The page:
originally published January 31, 2017

Good to Know

Mail TIME!


During pregnancy most first time moms, second time moms and I believe, any amount of time moms, worry and think about their babies birth.
The truth is, we never know. 
Every baby, pregnancy and birth is different. But before we rush off to stress about birth scenarios, our options for it and “what could be” let’s take a moment and fully embrace the beauty of birth.
Society can make us feel as though happiness is finding out you’re pregnant, sharing with your loved ones, taking photos of the growing belly and then it’s cut short while waiting for this horrible process of birth before the happiness returns with the true miracle of meeting our newborn.
What?! Birth is part of this beautiful process! Not some horrible incident in the middle.
The miracle of life doesn’t happen without birth. No matter how it happens or the way a mother chooses to birth her child, it’s still a glorious and beautiful process. Our bodies create this amazing life and then delivers it to us as we need. Why look at that as a terrifying process instead of the beautiful gift and delivery it is?
I know mail delivery is truly no comparison to birth but there’s excitement seeing the mail being delivered when we are anticipating an Amazon order. Right, ladies?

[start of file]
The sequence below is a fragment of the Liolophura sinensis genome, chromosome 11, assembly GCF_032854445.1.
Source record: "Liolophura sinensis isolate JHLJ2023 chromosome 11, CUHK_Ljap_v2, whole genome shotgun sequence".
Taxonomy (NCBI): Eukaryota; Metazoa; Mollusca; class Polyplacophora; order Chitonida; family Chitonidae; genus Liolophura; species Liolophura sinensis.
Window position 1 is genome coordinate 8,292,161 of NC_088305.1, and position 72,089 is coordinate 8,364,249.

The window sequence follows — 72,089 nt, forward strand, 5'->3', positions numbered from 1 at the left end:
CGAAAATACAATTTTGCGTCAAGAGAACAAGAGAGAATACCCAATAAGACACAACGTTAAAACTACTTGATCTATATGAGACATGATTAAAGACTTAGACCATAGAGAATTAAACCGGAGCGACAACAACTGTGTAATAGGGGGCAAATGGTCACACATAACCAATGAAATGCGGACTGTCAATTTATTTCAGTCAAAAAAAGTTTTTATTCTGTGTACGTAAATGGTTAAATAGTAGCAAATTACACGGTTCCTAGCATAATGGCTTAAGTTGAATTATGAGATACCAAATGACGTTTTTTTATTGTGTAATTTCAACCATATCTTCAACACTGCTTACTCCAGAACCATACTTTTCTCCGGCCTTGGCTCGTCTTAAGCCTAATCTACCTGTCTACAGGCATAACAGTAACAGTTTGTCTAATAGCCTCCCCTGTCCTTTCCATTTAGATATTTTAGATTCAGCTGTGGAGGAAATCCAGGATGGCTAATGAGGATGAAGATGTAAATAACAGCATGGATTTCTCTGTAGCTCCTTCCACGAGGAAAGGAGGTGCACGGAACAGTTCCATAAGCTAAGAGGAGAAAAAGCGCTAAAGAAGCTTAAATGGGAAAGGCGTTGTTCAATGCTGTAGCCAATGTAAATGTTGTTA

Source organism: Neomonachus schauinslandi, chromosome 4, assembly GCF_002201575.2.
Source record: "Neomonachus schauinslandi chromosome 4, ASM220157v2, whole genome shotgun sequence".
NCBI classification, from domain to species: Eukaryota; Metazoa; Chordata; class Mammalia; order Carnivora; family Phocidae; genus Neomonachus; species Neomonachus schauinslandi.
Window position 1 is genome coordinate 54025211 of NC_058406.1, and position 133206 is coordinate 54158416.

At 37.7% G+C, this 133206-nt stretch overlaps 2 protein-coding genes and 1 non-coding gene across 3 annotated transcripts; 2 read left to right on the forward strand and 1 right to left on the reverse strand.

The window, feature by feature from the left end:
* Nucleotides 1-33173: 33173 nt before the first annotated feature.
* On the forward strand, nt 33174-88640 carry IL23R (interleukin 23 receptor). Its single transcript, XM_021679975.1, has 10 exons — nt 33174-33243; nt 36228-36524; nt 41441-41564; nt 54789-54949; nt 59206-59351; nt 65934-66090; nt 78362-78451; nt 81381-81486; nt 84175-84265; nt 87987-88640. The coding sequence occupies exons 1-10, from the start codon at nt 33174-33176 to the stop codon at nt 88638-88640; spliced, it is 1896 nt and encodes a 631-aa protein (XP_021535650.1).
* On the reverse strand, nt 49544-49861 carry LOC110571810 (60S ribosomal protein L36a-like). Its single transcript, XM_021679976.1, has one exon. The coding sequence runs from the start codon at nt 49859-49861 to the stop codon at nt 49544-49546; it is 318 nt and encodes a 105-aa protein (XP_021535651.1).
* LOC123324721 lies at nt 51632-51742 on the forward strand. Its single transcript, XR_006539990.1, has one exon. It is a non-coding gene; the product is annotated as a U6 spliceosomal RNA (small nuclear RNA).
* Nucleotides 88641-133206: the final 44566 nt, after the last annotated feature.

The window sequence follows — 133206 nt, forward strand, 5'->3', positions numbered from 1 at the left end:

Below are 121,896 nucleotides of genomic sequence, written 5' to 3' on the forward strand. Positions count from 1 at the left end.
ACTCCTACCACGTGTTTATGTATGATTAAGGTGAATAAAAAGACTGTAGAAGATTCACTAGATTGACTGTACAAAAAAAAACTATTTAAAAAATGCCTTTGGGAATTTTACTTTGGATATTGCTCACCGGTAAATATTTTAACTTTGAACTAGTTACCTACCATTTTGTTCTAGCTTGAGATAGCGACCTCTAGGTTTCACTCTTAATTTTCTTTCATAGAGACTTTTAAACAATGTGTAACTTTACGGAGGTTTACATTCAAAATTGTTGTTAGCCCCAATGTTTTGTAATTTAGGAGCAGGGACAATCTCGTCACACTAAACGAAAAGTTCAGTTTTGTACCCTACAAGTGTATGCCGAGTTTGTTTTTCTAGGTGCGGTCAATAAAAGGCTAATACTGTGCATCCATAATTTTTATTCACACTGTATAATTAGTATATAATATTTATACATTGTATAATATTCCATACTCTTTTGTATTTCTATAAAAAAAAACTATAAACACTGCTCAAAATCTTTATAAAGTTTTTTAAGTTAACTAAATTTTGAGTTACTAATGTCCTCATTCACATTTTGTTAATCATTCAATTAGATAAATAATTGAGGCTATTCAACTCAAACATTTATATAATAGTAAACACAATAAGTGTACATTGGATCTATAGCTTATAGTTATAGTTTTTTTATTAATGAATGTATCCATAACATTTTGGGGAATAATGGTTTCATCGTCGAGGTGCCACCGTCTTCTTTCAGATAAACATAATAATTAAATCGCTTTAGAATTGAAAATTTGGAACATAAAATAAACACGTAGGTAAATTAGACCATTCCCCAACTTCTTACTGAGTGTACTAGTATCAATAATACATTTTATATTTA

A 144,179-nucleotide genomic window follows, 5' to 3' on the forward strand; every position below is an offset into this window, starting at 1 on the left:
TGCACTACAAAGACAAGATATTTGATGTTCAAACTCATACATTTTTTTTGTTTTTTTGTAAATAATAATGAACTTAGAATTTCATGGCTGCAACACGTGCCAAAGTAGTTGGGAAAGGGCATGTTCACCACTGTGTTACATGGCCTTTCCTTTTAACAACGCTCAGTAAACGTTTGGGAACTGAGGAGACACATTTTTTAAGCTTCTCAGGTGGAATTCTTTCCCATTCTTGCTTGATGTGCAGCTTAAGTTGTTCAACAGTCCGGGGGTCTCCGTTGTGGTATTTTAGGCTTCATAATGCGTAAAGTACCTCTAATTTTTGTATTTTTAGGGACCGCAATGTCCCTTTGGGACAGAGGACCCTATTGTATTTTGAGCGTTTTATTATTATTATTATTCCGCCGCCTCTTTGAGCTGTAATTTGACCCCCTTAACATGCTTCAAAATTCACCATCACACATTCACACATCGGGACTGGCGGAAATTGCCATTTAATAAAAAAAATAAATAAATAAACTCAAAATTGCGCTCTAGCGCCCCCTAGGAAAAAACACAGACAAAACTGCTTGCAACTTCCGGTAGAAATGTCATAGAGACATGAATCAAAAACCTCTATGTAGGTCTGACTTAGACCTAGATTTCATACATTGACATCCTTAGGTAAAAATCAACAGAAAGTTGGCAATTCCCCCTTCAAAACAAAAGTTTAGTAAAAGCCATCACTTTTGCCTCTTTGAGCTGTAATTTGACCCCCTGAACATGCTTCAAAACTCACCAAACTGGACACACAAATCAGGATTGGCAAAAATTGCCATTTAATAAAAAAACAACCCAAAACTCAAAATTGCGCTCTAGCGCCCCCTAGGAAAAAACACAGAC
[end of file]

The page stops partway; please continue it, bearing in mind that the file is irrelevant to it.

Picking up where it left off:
That pile of mail may include some not-so-splendid pieces and might even have some ugly horrible bills to emotionally contend with. However, at the end of that stack, I get a beautiful full box of Amazon goodies. I chose those goodies for myself and they have been delivered directly to me to cherish for a lifetime. Even through the ugly process of opening mail I still get the happiness at the end of the day. Bills are paid, lights remain on, and life continues in bliss.
I want my clients to see their birth experiences as a beautiful process they get to experience however they wish. On their own terms, in the conditions they choose and while making their choices without judgment. Judgment-free is most important.
My mail has different envelopes, magazines and advertisements than yours, but that doesn’t make it any less valuable to me.
Same goes for birth. All are different, all women can see their birth as a success or failure, and no one should judge them for that. Instead let’s celebrate the birth and snuggle that adorable newborn that is here because of it.
originally published October 19, 2016


Midweek Meltdown

Doula the Doula

Late night Midweek Meltdown to gather support from you. Thats right, this Doula is needing some support in figuring out where my nighttime routine went wrong. As a professionally trained postpartum doula I’m successful getting clients babies off to blissful happy sleep. However, at home i’ve seemed to have lost my uninterrupted nights. I’m talking sleep walking, nightmares, bad guys and HEART ATTACKS. Watch the video to view my plea and leave a comment for support.

originally published August 24, 2016


Good to Know

Where is your line?